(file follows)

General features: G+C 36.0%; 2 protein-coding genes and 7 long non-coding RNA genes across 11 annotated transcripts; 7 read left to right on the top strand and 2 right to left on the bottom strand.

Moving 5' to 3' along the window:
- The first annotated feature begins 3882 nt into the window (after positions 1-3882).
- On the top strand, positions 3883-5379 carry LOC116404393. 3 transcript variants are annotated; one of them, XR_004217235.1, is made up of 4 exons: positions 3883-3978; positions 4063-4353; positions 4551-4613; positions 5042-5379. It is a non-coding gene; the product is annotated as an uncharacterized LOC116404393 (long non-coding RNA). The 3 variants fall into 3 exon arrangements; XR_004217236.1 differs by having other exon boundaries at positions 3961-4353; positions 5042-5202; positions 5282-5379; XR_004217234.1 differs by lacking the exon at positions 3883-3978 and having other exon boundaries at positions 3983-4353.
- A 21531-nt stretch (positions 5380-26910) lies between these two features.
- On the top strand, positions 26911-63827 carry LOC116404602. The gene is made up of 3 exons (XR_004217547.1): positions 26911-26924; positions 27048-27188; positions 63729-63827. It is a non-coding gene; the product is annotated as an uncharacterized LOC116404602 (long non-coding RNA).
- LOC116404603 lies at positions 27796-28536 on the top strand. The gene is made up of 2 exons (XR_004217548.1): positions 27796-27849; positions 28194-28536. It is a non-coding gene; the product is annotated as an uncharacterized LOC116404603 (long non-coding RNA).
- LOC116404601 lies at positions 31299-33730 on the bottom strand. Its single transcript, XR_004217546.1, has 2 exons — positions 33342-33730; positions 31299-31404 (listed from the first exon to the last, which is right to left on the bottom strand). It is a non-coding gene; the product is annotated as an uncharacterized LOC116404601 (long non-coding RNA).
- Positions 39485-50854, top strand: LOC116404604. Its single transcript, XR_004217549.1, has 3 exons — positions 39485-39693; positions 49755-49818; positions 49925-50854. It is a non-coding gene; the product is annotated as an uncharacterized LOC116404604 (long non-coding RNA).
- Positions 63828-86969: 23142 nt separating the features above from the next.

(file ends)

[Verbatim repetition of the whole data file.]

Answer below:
General features: G+C 36.0%; 2 protein-coding genes and 7 long non-coding RNA genes across 11 annotated transcripts; 7 read left to right on the top strand and 2 right to left on the bottom strand.

Moving 5' to 3' along the window:
- The first annotated feature begins 3882 nt into the window (after positions 1-3882).
- On the top strand, positions 3883-5379 carry LOC116404393. 3 transcript variants are annotated; one of them, XR_004217235.1, is made up of 4 exons: positions 3883-3978; positions 4063-4353; positions 4551-4613; positions 5042-5379. It is a non-coding gene; the product is annotated as an uncharacterized LOC116404393 (long non-coding RNA). The 3 variants fall into 3 exon arrangements; XR_004217236.1 differs by having other exon boundaries at positions 3961-4353; positions 5042-5202; positions 5282-5379; XR_004217234.1 differs by lacking the exon at positions 3883-3978 and having other exon boundaries at positions 3983-4353.
- A 21531-nt stretch (positions 5380-26910) lies between these two features.
- On the top strand, positions 26911-63827 carry LOC116404602. The gene is made up of 3 exons (XR_004217547.1): positions 26911-26924; positions 27048-27188; positions 63729-63827. It is a non-coding gene; the product is annotated as an uncharacterized LOC116404602 (long non-coding RNA).
- LOC116404603 lies at positions 27796-28536 on the top strand. The gene is made up of 2 exons (XR_004217548.1): positions 27796-27849; positions 28194-28536. It is a non-coding gene; the product is annotated as an uncharacterized LOC116404603 (long non-coding RNA).
- LOC116404601 lies at positions 31299-33730 on the bottom strand. Its single transcript, XR_004217546.1, has 2 exons — positions 33342-33730; positions 31299-31404 (listed from the first exon to the last, which is right to left on the bottom strand). It is a non-coding gene; the product is annotated as an uncharacterized LOC116404601 (long non-coding RNA).
- Positions 39485-50854, top strand: LOC116404604. Its single transcript, XR_004217549.1, has 3 exons — positions 39485-39693; positions 49755-49818; positions 49925-50854. It is a non-coding gene; the product is annotated as an uncharacterized LOC116404604 (long non-coding RNA).
- Positions 63828-86969: 23142 nt separating the features above from the next.